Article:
Aarti: That’s pretty cool. Would you say that that kind of willingness to adapt and evolve those things had to kind of be there before? Like a company should have been experienced in all of this [prior to the pandemic] to be successful now? Then it’s not all of a sudden a new skillset that they’re trying to acquire in a pretty stressful time.
Cara: I think it’d be very challenging if you had a manager who wasn’t trusting of employees working from home or questioned what they’re doing with their time or where the technology wasn’t set up or even just the communication. You need the ability to know how frequently you need to check with people. The email volume can get out of control really quickly if you’re not used to working from home or don’t have a project management system.
So, I think you’re definitely better suited if you have that kind of office culture already to have more flexibility for people and not just have it be a clock in clock out kind of mentality. I just think it probably made this a little smoother.
Aarti: It definitely sounds like you’re in a good place. I mean, for all of this talk of bringing your whole self to work and being authentic, it has to be a two-way thing. I mean your employer has to be just as accepting of your whole self as you are.
Cara: Especially when you’re on a Zoom with a corporate partner and your dog comes flying across the screen!
It definitely helps when you’re not feeling like you’re under the gun for whatever is going on at home and when people are aware. We’ve been staging our house and trying to get it ready to sell and sometimes like a call will pop up. And I’m like OK, I’m not going on Zoom because I’m trying to panic clean my house and, you know, it’s OK to be able to say that. You can have a life outside of work and everyone understands. You’re going to get the job done. You’re still going to communicate with people but other things are going to happen and that was already the culture before COVID so there was already a lot of understanding and flexibility with people’s regular lives. It’s made it much easier to do it.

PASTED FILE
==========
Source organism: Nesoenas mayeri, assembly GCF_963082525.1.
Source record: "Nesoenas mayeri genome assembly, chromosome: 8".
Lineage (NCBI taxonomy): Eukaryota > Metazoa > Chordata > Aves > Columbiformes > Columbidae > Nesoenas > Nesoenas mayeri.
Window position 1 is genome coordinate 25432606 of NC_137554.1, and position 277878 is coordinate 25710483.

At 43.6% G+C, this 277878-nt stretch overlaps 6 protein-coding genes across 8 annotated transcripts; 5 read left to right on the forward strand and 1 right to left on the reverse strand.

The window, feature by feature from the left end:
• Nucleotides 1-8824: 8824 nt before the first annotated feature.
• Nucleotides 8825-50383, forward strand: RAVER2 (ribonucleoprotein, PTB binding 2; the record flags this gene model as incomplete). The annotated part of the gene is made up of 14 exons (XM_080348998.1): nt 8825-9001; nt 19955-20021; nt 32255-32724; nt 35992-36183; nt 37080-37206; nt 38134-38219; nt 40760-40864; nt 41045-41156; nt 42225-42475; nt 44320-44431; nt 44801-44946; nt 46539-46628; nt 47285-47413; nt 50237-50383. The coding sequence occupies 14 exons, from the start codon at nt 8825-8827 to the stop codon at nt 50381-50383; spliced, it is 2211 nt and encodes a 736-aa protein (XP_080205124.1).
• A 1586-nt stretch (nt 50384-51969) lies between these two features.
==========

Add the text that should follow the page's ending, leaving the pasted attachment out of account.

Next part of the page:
Aarti: You know, I’m thinking about that BBC video about the father on a news show. Do you think it would be as striking now as it was three years ago?
Cara: No. Sometimes I’m doing something like this and someone yells like, “Who ate the last of the goldfish?” I just have to mute myself.
Aarti: The funny this is people, pre-COVID, were doing that sort of mental juggling anyway, right? So maybe one of the silver linings of this situation is that what was happening mentally is manifesting itself like on Zoom calls and people who may not have had empathy are realizing like, “oh my gosh, he’s got a lot on his plate,” or “she’s got a lot on her plate.” People are actually seeing what they juggling looks like.
Cara: Yeah, it’s unfortunate how long so many people have been forced to like really separate their professional and personal identities to the point that it can just feel so separate. I know some people like that, but I personally like it when there is a nice mesh.
We don’t need to be getting drinks every night after work, but you should know what’s going on and you should feel comfortable and know people’s significant other’s names. And if someone has someone in their family pass away, there should be the ability to say, “what do you need?”
I just think that we spend so much of our time with our colleagues that it should feel good and comfortable and not like a job all the time.
Aarti: Yeah, it’s funny when you mention that people feel like they have to have this massive divide between their personal selves and their professional selves. I think that when this whole thing started there was some chatter about people kind of discovering what their partners work voices sounded like.